ShareThis Page

Gorman: Pitt puts priority on fixing pass defense

| Wednesday, March 15, 2017, 8:39 p.m.

Pat Narduzzi is pumped about the start of spring drills for his Pitt football team, calling it a “fresh start” and “open season.”

No one needs a fresh start more than Pitt's defense after opponents treated the Panthers like it was open season for their passing games.

Pitt ranked next-to-last nationally in pass defense last fall, allowing 343.1 yards and 35.6 points a game.

That doesn't sit well with the head coach, who made his mark as defensive coordinator of four consecutive top-10 defenses at Michigan State.

There's no question Narduzzi wants to work on making major improvements to Pitt's defense this spring.

“Everything's an emphasis. Scoring points is an emphasis. Keeping people off the scoreboard is an emphasis,” Narduzzi said. “As a defensive guy, I'd say there's a little bit more emphasis there. I want our players to play at a high level. Anytime there's one side of the ball the head coach is from that side, you look at that and want to get it fixed.”

But he isn't losing any sleep over it.

Narduzzi knows a dominant defense isn't built overnight. He tells me to go back and check on Michigan State's defensive rankings from 2007-09, his first three seasons as defensive coordinator under Mark Dantonio. The Spartans slipped from 37th in '07 to 59th in '08 to 87th in '09, when they allowed 354 yards and 22.3 points a game.

“They probably wanted to fire me back then, like, ‘Get this guy out of here,' ” Narduzzi said. “It takes time to develop. You can't make a good cake from scratch on your first try. It takes time for guys to figure it out. It's not easy. It's reactive football on defense, and you better be good at reacting. ...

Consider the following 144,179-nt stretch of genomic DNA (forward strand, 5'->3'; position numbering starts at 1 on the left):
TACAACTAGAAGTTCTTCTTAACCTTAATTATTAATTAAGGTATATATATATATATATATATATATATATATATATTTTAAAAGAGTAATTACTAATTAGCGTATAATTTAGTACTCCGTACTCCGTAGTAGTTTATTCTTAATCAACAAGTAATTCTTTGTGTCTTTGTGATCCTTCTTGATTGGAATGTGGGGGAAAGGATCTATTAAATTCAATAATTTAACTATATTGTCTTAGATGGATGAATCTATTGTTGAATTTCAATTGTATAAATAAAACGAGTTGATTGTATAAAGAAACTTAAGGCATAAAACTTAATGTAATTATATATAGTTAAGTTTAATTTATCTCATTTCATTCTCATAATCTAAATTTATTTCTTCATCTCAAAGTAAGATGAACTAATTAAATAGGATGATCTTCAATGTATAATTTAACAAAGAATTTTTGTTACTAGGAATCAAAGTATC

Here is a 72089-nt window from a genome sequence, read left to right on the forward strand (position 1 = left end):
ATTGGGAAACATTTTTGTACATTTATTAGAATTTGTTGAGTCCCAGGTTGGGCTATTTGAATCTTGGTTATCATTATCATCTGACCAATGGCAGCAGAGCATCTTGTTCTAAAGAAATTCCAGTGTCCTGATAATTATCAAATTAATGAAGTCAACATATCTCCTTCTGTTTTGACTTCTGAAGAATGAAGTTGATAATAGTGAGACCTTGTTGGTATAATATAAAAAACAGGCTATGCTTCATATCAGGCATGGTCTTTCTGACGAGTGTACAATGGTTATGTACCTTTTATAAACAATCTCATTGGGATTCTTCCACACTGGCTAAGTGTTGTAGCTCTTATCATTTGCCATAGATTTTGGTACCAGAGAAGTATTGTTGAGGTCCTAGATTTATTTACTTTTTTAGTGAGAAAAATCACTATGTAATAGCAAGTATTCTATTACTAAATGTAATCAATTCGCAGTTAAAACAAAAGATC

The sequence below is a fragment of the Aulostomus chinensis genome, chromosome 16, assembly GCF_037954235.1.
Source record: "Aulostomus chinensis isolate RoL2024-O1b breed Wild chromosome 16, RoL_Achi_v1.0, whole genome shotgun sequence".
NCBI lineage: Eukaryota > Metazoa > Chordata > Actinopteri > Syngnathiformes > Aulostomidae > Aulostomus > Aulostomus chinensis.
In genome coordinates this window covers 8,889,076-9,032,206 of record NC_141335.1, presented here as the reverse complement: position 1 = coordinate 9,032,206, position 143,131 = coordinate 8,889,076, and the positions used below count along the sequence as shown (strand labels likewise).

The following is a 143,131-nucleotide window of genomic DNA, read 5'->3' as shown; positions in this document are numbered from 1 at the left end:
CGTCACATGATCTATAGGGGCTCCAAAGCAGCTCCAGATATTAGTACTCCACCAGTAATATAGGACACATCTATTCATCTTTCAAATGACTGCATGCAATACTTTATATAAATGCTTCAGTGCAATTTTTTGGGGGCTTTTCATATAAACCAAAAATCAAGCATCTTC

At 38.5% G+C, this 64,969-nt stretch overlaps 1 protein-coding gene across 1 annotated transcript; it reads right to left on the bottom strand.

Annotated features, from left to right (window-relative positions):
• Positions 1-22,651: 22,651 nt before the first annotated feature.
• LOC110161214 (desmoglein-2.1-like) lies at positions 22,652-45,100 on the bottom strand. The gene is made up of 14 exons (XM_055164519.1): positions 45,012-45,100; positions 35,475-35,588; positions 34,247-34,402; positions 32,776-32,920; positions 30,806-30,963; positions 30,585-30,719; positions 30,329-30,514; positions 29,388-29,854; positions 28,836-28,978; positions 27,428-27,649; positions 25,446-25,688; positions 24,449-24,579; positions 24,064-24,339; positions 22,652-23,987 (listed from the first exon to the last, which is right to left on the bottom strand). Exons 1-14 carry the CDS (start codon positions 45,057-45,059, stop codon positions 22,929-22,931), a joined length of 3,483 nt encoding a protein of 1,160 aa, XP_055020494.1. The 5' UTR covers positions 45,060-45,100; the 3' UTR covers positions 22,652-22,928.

“There's knowledge, athletic ability and fit out there. When I watch a lot of plays, we were in position to make plays — and you've got to make them.”

Too often, Pitt's secondary didn't.

Narduzzi notes the Panthers faced three of the nation's top quarterbacks in Clemson's Deshaun Watson (580 yards, three touchdowns), North Carolina's Mitch Trubisky (453 yards, five TDs) and Miami's Brad Kaaya (356 yards, four TDs), not to mention four of the top 12 NFL prospects at receiver and three of the top 10 at tight end.

But Oklahoma State's Mason Rudolph (540 yards), Virginia Tech's Jerod Evans (406) and Syracuse's Zack Mahoney (441) also exploited Pitt's pass coverage, which stayed in a press-quarters coverage that left the cornerbacks exposed.

“I like our secondary,” Narduzzi said. “I like Avonte Maddox. I like Phillipie Motley. I like Jordan Whitehead ­— our three returning guys — and I like Dane Jackson. I'm excited about those guys. And, you know what? I should be. They're good football players. But you know what? If you're going to play a bunch of first-round draft choices at receiver, guess what? Good luck to you.”

Pitt needs more than just luck. It needs to improve its pass rush, to prevent quarterbacks from standing in the pocket and picking the Panthers apart.

Pitt needs to improve its coverage, and young corners like Therran Coleman, Damar Hamlin and Henry Miller and safeties Bricen Garner and Jay Stocker will get opportunities this spring.